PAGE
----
Why have we reached a stage where the spirit of debate and discussion is being throttled? It is true that like all the other places, Maharashtra has also had its share of divisive forces. It is not for nothing that Maharashtra has been the birth place of Rashtriya Swayamsevak Sangh (RSS). What is disturbing, however, is that the disease of intolerance has seeped so deep into the blood that the dissenter does not have a right to speak and not even a right to live now.  

Verbal attacks and occasional physical attacks on secular and democratic people engaging in criticising the hegemonic power structures have always been taking place in our society. But that was a fringe element. What is frightening is that this fringe is now becoming the centre. That is the tradition that is being systematically nurtured and cultivated as the most dominant form of regulation and control of dissent by the right-wing political forces.  

Rise of The Lumpen Element

The pressures of a global market always work better when they join forces with the dominant ideologies of religion, class, caste and patriarchy in order to discipline and punish dissent. The ganesh festival and durga pujas now would be impossible to imagine without the corporate support. It is not surprising then that people such as Comrade Pansare are sought to be eliminated because they are raising their voices against these very exploitative ideologies and practices of the market driven economic policies and divisive communal politics. This cannot happen without political support and protection of the right wing organisations. Increasing pauperisation and poverty have also made it easy to wield power both through the lumpen element and the so-called intellectuals of the right. The lumpen element is increasingly available in the market for sale to the merchants of communal politics.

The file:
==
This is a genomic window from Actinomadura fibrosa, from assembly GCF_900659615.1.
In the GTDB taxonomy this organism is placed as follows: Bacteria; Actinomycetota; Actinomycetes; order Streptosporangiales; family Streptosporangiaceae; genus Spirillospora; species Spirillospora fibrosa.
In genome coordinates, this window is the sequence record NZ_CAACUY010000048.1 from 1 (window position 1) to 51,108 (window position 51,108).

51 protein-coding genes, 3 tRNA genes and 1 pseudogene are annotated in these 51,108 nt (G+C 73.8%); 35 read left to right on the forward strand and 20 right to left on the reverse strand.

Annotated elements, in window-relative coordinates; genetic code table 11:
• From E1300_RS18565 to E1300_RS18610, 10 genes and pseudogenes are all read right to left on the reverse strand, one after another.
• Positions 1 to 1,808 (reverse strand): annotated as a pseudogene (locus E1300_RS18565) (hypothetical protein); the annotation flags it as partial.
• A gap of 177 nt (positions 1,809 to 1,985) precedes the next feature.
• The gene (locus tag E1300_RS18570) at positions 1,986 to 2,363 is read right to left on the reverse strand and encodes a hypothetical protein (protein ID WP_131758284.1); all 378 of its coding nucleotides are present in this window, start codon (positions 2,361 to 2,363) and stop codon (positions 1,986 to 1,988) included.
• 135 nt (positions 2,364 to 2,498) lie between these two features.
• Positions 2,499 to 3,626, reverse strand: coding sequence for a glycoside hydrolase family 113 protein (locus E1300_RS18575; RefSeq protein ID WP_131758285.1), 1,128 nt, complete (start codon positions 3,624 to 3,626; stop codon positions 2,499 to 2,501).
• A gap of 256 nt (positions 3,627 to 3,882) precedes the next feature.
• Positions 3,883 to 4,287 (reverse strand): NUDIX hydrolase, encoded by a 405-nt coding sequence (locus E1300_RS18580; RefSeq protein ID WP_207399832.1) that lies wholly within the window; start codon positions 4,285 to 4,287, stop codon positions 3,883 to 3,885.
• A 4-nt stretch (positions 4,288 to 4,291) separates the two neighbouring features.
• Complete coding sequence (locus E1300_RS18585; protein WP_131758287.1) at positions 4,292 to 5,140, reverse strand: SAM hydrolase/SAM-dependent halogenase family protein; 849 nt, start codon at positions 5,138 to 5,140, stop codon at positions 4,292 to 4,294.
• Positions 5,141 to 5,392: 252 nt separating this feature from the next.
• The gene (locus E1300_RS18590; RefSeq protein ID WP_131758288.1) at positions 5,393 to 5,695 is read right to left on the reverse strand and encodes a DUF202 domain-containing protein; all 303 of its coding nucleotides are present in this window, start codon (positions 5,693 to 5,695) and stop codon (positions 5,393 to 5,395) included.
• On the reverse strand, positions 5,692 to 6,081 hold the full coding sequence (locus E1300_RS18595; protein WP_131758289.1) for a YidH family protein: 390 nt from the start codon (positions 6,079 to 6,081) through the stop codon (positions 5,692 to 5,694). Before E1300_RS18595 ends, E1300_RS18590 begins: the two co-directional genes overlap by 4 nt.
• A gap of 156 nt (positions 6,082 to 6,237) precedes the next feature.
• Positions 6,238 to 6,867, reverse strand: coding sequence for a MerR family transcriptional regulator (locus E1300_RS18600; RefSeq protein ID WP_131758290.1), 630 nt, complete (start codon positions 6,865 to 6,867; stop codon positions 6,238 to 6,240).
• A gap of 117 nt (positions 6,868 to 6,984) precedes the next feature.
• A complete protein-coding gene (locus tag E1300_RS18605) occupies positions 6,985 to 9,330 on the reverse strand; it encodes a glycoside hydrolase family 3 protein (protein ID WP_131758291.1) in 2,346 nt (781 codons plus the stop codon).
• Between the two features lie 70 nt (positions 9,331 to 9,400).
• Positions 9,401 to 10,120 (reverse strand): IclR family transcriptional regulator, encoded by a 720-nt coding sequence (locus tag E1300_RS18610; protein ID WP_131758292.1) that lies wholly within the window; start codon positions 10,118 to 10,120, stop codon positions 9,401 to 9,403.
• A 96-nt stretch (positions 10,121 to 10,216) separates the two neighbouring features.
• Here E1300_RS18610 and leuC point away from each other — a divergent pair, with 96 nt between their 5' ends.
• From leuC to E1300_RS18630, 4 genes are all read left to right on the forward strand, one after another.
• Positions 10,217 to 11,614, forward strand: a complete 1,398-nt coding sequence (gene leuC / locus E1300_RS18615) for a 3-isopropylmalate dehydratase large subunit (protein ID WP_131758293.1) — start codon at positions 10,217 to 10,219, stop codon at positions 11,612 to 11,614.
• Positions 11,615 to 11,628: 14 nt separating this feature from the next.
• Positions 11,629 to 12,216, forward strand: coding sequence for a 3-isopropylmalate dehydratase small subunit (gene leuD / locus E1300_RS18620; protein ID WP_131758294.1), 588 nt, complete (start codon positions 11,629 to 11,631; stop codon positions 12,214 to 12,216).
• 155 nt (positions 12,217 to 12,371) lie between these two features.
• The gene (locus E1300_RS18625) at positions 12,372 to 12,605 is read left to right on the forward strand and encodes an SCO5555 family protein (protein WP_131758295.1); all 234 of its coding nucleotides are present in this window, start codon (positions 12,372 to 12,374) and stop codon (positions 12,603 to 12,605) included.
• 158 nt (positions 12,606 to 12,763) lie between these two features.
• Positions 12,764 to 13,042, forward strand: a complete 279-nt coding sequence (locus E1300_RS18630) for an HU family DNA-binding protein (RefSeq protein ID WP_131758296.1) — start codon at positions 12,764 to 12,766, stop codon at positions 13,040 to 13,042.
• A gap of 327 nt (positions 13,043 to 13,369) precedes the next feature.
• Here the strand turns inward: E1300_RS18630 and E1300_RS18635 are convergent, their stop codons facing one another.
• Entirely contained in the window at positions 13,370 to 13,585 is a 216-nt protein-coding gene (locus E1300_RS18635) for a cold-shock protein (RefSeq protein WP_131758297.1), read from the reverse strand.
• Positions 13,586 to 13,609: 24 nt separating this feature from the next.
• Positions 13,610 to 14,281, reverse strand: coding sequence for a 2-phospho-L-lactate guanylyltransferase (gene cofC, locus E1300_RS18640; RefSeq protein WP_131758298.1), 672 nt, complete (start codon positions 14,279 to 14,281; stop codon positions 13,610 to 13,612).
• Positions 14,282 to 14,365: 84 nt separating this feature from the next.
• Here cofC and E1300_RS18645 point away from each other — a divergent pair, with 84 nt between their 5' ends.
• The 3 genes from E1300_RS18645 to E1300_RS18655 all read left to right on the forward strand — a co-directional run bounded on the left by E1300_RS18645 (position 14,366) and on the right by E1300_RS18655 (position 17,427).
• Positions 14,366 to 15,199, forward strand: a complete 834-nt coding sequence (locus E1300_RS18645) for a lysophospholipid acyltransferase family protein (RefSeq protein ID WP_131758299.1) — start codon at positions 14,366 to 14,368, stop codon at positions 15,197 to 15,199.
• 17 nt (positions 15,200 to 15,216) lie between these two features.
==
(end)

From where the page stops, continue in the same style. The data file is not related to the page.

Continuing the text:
If they kill people like Dabholkar, attack people like Comrade Pansare, will they be able to stem the flow of dissent? Time will provide the answer. But dissent does not die easily. The rot is spreading and the sooner we stem it the better otherwise the constitution will be a hollow rhetoric, dissent will be dead and this does not augur well for the country and the polity.